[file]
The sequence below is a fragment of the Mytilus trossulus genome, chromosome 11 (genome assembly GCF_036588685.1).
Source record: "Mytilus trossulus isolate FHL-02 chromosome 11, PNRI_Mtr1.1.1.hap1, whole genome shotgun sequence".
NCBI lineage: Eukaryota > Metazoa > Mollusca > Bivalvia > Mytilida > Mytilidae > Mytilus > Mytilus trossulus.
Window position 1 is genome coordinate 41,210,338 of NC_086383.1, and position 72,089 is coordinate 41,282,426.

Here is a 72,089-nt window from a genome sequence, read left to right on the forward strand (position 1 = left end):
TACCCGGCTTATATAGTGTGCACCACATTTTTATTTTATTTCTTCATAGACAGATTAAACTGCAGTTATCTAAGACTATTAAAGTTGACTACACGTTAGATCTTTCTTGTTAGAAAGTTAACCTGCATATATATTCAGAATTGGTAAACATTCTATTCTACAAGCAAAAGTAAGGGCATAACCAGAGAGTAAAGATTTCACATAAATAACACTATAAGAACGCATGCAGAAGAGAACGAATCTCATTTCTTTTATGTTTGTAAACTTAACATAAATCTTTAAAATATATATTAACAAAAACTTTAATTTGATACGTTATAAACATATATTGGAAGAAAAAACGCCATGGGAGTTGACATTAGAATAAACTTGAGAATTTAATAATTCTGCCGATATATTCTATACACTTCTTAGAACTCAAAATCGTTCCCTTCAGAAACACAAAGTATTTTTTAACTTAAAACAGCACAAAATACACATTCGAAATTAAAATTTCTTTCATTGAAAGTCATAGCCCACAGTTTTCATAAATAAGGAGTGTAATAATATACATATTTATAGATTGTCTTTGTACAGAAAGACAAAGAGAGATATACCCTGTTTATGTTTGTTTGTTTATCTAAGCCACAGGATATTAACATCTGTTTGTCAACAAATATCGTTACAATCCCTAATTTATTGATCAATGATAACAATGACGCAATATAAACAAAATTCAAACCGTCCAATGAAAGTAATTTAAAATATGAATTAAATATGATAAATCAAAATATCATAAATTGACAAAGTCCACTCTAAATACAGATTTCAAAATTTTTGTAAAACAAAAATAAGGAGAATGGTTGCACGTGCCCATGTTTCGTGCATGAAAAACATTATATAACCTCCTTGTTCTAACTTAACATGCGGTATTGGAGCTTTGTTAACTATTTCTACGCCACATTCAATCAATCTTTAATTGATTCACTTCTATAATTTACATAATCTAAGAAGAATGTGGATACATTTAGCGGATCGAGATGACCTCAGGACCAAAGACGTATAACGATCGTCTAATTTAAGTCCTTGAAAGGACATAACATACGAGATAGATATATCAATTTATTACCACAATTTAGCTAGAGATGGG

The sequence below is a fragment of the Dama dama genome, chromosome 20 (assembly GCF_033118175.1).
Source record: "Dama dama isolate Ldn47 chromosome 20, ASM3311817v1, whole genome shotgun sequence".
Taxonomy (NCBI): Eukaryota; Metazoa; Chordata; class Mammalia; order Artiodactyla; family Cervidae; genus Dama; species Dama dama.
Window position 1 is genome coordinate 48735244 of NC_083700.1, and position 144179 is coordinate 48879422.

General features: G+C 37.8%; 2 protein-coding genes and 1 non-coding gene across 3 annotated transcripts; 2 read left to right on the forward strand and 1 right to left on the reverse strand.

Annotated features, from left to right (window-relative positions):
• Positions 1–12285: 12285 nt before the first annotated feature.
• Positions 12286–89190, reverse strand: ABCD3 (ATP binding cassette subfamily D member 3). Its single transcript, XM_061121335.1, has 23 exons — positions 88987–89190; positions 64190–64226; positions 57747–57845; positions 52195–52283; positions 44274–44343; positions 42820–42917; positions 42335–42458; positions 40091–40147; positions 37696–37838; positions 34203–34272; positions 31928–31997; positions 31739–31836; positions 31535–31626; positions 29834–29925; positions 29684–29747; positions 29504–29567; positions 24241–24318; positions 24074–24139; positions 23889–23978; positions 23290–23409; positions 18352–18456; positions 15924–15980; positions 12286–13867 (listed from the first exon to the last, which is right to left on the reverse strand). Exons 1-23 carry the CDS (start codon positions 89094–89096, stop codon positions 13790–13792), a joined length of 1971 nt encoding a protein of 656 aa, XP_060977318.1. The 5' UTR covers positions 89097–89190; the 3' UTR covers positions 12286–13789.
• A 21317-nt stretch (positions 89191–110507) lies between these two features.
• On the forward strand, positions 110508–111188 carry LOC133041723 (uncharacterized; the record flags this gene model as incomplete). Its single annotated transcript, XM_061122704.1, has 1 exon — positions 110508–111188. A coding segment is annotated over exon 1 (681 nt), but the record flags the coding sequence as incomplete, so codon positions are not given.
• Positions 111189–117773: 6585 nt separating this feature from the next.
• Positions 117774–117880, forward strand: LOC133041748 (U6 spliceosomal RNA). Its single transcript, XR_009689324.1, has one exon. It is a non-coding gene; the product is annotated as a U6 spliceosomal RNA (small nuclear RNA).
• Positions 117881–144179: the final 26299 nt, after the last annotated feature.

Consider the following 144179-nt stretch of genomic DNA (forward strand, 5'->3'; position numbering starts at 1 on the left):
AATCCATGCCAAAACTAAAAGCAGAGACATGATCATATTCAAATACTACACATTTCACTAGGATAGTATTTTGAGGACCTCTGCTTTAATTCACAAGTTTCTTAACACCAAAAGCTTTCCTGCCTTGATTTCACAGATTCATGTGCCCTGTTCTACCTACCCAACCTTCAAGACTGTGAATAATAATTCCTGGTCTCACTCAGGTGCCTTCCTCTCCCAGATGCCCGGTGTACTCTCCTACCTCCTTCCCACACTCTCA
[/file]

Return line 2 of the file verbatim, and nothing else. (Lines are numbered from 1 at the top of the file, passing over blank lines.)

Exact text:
Source record: "Mytilus trossulus isolate FHL-02 chromosome 11, PNRI_Mtr1.1.1.hap1, whole genome shotgun sequence".